Lincoln native Nick Zammarelli is pictured during a recent game with the Newport Gulls of the New England Collegiate Baseball League.
(Photo by Jacqueline Marque/Newport Daily News)
A little of this, a little of that …
For the purposes of building a foundation that leads directly into his sophomore year at Elon University, Nick Zammarelli’s summertime baseball excursion with the Newport Gulls couldn’t have worked out any better.
Before undergoing surgery last week to have a cyst removed from his back, the Lincoln native was enjoying all the trappings of a real, honest-to-goodness homecoming. Zammarelli may have stayed with a host family in Middletown, but he didn’t fit the mold of a stranger in a strange city like some of his Gull teammates who flocked to the “City by the Sea” from Kentucky, Texas and California.
Whenever he stepped between the white lines at Cardines Field, Zammarelli could take confront that sitting in the stands were many of the same family members who routinely showed up to offer support and encouragement when he was a headliner at Lincoln High.
Sprinkled within the realm of familiarity were several newfound on-field aspects that you could say Zammarelli handled with aplomb – his selection to the New England Collegiate Baseball League’s All-Star team offering true validation to such thinking.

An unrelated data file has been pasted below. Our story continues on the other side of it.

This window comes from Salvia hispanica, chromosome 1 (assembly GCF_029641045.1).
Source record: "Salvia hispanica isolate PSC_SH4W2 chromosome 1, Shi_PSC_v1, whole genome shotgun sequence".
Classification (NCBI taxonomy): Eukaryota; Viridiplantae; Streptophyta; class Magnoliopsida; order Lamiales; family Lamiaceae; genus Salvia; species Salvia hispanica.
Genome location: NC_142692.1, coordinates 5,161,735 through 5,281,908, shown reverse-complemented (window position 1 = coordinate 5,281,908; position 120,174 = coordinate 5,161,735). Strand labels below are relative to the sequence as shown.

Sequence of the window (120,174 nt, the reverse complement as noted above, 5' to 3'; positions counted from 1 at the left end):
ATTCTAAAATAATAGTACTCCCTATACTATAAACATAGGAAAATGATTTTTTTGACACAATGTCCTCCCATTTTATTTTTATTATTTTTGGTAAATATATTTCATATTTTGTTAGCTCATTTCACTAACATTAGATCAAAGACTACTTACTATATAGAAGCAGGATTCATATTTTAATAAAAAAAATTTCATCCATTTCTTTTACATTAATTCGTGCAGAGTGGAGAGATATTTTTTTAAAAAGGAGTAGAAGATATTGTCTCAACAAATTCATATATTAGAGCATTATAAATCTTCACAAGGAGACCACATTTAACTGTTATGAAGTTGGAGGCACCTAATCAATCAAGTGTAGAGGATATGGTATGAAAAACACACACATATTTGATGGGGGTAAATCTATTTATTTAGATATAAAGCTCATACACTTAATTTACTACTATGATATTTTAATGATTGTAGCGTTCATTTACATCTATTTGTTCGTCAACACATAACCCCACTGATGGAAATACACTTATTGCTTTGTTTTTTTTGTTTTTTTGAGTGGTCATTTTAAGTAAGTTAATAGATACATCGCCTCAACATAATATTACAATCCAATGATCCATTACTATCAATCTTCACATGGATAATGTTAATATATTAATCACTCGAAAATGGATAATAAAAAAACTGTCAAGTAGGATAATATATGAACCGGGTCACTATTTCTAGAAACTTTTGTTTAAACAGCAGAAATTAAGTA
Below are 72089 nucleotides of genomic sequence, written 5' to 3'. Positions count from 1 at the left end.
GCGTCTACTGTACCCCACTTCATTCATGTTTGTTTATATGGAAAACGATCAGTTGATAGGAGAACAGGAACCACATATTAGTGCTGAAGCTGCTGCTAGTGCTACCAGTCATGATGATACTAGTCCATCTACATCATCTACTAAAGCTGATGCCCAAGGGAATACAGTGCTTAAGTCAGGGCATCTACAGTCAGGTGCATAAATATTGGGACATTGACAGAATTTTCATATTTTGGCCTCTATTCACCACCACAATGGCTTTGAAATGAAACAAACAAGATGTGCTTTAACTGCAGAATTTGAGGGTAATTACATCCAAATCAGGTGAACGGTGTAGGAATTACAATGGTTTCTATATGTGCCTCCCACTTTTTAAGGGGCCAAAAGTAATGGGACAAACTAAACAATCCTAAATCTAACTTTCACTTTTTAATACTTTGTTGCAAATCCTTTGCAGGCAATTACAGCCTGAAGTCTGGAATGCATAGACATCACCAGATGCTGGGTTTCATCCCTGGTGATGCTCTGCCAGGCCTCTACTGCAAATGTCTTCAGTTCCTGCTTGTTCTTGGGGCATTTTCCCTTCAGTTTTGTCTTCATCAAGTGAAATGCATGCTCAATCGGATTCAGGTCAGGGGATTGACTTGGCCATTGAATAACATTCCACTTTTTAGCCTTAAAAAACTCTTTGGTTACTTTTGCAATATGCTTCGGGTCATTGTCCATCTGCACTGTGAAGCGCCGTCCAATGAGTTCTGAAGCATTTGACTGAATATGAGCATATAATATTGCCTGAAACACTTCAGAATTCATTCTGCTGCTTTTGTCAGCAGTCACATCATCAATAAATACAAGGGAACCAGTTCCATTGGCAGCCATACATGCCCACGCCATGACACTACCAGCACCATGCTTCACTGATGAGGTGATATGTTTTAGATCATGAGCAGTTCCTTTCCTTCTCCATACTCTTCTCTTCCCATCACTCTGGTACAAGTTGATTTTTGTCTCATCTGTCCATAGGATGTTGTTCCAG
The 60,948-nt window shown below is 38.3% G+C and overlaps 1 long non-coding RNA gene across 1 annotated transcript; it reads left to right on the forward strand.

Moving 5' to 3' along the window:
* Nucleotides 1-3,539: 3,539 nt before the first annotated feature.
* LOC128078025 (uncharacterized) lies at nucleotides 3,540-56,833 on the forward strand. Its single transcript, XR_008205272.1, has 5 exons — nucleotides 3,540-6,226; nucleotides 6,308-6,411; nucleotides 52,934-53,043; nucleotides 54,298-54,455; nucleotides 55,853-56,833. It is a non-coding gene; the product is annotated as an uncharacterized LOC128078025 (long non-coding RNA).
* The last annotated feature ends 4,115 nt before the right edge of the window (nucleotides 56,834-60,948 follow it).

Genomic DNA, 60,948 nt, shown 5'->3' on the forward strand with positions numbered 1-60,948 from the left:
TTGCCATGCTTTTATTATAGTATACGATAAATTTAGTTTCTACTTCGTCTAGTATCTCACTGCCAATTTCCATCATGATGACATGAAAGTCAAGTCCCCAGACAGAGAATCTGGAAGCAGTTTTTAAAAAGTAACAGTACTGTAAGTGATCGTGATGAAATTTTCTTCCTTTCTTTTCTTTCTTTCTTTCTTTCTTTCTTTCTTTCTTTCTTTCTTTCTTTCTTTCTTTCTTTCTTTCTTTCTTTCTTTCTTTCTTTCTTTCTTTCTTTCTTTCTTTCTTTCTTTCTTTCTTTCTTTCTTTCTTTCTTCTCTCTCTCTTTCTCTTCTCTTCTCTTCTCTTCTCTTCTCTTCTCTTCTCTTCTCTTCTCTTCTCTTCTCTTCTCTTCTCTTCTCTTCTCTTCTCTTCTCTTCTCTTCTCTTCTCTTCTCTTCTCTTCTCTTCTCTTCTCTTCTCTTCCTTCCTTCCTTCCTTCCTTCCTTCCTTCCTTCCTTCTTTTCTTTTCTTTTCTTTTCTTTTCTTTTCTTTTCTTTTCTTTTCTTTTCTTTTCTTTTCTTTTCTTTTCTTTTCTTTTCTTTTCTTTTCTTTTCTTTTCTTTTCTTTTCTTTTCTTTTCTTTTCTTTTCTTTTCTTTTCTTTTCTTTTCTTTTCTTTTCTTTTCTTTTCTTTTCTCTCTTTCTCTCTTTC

The first aspect revolved around what the NECBL decrees as proper bat ethics. Gone was the ringing “ping!” sound that ensues whenever an aluminum bat strikes a baseball. In its stead was “crack,” a natural emanation that a first-time wooden bat user like Zammarelli admitted was a refreshing change of pace.
The numbers he posted in 26 games for Newport suggest that the adjustment period was short lived. His slash line, which displays batting average, on-base percentage and slugging percentage, read .315/.366/.467. Taking Zammarelli’s offensive production a step further, he presently ranks second on the Gulls in RBI (19) and third in hits (29).
“Honestly, I thought it would have felt a lot different. Eventually, you get to the point where you’re no longer thinking about (swinging wood as opposed to aluminum),” Zammarelli said when reached recently.
With the Gulls, Zammarelli wasn’t locked into just one position. He rotated between third base – his main position at Elon – first base, outfield and designated hitter.
“We were waiting for guys to come back from the College World Series, so I just played the outfield until they came back,” said Zammarelli, listed on Newport’s website as 6-foot-2 and 195 pounds. “At the end of the year meetings (at Elon), the coaches told me that they planed to play me in the outfield in the fall. They think that the way my body is, I’ll get re-drafted more as an outfielder. I’ll take some fly balls out there, but I’m still going to play third.”